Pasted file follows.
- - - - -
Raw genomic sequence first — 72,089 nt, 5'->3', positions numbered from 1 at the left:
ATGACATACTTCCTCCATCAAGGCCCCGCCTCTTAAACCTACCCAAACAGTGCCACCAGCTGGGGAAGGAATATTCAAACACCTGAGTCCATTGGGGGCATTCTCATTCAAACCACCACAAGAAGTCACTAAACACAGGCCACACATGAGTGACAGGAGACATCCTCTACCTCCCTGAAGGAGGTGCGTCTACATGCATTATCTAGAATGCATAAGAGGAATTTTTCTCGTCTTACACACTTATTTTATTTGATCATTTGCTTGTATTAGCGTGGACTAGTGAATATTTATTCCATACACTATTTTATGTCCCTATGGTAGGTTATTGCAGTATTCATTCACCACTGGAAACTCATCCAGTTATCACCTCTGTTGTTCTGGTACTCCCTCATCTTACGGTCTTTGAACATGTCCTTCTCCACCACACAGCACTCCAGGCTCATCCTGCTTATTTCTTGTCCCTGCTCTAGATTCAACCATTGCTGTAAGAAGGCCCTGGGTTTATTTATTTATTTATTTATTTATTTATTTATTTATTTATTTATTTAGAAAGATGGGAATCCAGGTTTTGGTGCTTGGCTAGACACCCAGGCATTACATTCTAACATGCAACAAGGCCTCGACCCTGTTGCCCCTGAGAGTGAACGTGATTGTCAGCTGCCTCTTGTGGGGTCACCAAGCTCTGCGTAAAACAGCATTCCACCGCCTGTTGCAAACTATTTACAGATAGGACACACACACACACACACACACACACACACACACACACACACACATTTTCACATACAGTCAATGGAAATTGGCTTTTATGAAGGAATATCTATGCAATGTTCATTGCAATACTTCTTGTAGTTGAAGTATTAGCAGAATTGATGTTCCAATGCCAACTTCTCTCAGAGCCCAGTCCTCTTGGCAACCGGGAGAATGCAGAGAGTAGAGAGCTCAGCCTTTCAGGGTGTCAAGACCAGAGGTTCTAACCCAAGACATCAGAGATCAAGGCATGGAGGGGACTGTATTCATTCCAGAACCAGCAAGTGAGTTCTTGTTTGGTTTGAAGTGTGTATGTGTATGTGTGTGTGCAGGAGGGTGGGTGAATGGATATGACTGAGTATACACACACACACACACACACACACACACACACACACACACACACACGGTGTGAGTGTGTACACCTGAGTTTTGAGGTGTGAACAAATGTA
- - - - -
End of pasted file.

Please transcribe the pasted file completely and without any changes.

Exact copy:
Raw genomic sequence first — 72,089 nt, 5'->3', positions numbered from 1 at the left:
ATGACATACTTCCTCCATCAAGGCCCCGCCTCTTAAACCTACCCAAACAGTGCCACCAGCTGGGGAAGGAATATTCAAACACCTGAGTCCATTGGGGGCATTCTCATTCAAACCACCACAAGAAGTCACTAAACACAGGCCACACATGAGTGACAGGAGACATCCTCTACCTCCCTGAAGGAGGTGCGTCTACATGCATTATCTAGAATGCATAAGAGGAATTTTTCTCGTCTTACACACTTATTTTATTTGATCATTTGCTTGTATTAGCGTGGACTAGTGAATATTTATTCCATACACTATTTTATGTCCCTATGGTAGGTTATTGCAGTATTCATTCACCACTGGAAACTCATCCAGTTATCACCTCTGTTGTTCTGGTACTCCCTCATCTTACGGTCTTTGAACATGTCCTTCTCCACCACACAGCACTCCAGGCTCATCCTGCTTATTTCTTGTCCCTGCTCTAGATTCAACCATTGCTGTAAGAAGGCCCTGGGTTTATTTATTTATTTATTTATTTATTTATTTATTTATTTATTTATTTAGAAAGATGGGAATCCAGGTTTTGGTGCTTGGCTAGACACCCAGGCATTACATTCTAACATGCAACAAGGCCTCGACCCTGTTGCCCCTGAGAGTGAACGTGATTGTCAGCTGCCTCTTGTGGGGTCACCAAGCTCTGCGTAAAACAGCATTCCACCGCCTGTTGCAAACTATTTACAGATAGGACACACACACACACACACACACACACACACACACACACACACACATTTTCACATACAGTCAATGGAAATTGGCTTTTATGAAGGAATATCTATGCAATGTTCATTGCAATACTTCTTGTAGTTGAAGTATTAGCAGAATTGATGTTCCAATGCCAACTTCTCTCAGAGCCCAGTCCTCTTGGCAACCGGGAGAATGCAGAGAGTAGAGAGCTCAGCCTTTCAGGGTGTCAAGACCAGAGGTTCTAACCCAAGACATCAGAGATCAAGGCATGGAGGGGACTGTATTCATTCCAGAACCAGCAAGTGAGTTCTTGTTTGGTTTGAAGTGTGTATGTGTATGTGTGTGTGCAGGAGGGTGGGTGAATGGATATGACTGAGTATACACACACACACACACACACACACACACACACACACACACACACACGGTGTGAGTGTGTACACCTGAGTTTTGAGGTGTGAACAAATGTA